FTSE could resume rally ahead of Supreme Court ruling on Brexit
Fawad Razaqzada January 23, 2017 11:06 AM
Stock markets reaction to Donald Trump’s inauguration on Friday was… well, muted. The New US President delivered a speech which was centred on the idea of protectionism but made no mention of the Mexican wall. I don’t understand why everyone was expecting to see fireworks in the markets on Friday. Shocking as it may sound, he was going to become the 45th US President – this wasn’t news. Granted he didn’t say anything extraordinary controversial this time around, but the markets had already spoken when he won the elections: stocks surged higher after an initial dip. So, nothing has fundamentally changed for the stock markets in my view.
Stock markets reaction to Donald Trump’s inauguration on Friday was… well, muted. The New US President delivered a speech which was centred on the idea of protectionism but made no mention of the Mexican wall. I don’t understand why everyone was expecting to see fireworks in the markets on Friday. Shocking as it may sound, he was going to become the 45th US President – this wasn’t news. Granted he didn’t say anything extraordinary controversial this time around, but the markets had already spoken when he won the elections: stocks surged higher after an initial dip. So, nothing has fundamentally changed for the stock markets in my view. With most major central banks still remaining pretty much dovish across the board, and with the US government about to splash the cash, “buying the dips” is still the trade that will most likely work in the stock markets. Indeed, US indices remain near record highs, while in Europe the major stock averages are near multi-year highs. The UK’s FTSE 100 – which broke to a new all-time high at the start of last week – remains less than 200 points below its peak. Correct me if I am wrong, but this is not bearish. Not yet anyway.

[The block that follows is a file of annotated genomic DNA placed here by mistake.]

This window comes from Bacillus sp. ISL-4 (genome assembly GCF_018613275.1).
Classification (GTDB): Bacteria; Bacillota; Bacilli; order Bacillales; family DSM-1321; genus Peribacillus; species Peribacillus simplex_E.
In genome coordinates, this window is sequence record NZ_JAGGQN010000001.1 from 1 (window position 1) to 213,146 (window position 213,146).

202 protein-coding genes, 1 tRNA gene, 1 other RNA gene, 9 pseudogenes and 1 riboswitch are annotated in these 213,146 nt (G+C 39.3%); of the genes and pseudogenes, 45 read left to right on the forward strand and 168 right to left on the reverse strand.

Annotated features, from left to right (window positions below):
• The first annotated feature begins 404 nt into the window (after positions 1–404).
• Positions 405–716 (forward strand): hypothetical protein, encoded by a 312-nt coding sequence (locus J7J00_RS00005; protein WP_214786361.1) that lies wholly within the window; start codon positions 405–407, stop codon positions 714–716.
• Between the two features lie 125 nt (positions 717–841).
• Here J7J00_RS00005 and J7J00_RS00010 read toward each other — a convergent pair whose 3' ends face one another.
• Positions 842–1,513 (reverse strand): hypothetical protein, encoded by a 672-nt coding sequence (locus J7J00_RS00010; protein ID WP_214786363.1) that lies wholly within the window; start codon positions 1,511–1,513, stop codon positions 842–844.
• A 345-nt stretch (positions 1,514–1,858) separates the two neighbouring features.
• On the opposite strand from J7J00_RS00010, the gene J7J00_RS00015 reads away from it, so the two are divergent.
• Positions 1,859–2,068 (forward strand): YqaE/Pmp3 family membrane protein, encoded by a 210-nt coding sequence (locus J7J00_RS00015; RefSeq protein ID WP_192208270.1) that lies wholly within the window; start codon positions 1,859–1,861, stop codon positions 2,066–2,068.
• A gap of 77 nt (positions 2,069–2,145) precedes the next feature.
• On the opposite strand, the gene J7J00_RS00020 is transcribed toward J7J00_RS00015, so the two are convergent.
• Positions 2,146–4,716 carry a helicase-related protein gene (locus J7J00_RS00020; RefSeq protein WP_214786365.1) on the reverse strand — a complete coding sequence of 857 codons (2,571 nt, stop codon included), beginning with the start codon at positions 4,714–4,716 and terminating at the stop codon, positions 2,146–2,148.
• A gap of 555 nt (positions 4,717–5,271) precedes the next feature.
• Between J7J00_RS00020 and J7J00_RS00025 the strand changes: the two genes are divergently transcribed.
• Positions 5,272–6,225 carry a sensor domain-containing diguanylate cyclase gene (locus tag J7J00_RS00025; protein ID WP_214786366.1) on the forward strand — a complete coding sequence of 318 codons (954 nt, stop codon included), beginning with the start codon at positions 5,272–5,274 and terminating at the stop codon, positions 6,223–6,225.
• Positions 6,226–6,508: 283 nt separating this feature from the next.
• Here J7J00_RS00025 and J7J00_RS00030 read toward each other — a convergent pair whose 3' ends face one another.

The FTSE has been held back a little by a rebounding pound, though the impact of this will likely be short-lived. The Supreme Court’s ruling on whether MPs must give their assent to Brexit is the next risk event for the FTSE, tomorrow. It is likely that the government will lose its appeal which means Theresa May will need to hold a parliamentary vote to trigger Article 50 before beginning the process of Brexit. Also important to the FTSE will be the release of UK GDP, scheduled for release on Thursday. The economy is expected to have grown about half a percent in the final quarter of last year, a touch weaker than 0.6% recorded in the third quarter. On a micro level, earnings and/or trading statements from EasyJet, Dixons Carphone (both on Tuesday) and Sky (Thursday) may have some impact on the FTSE too. Meanwhile there will be plenty of company earnings from the US, while the key macro data from the world’s largest economy will be the Q4 GDP, on Friday.
So, from a fundamental point of view, there are plenty of factors which could move the markets this week. Meanwhile from a technical perspective, the FTSE has dropped to test a key support level today at around the 7120/30 area. This level marks the previous record highs that were achieved back in April 2015 and October 2016. Previously resistance, this 7120/30 area could now turn into support, potentially leading to another rally to a new all-time high. If this support area holds, the next immediate resistance level to watch is at 7220, with additional levels coming in at 7292 and then the previous high at 7354/5. Above this level, the next bullish objective would be at 7564/5, the 127.2% Fibonacci extension of the downswing from the 2015 high point.
However, if support in the 7120/30 area breaks then we may see a much deeper retracement before the rally potentially resumes. In this case, a potential drop to at least the 50-day moving average and support at 6995 would not come as surprise to us.
Source: eSignal and FOREX.com. Please note, this product is not available to US clients
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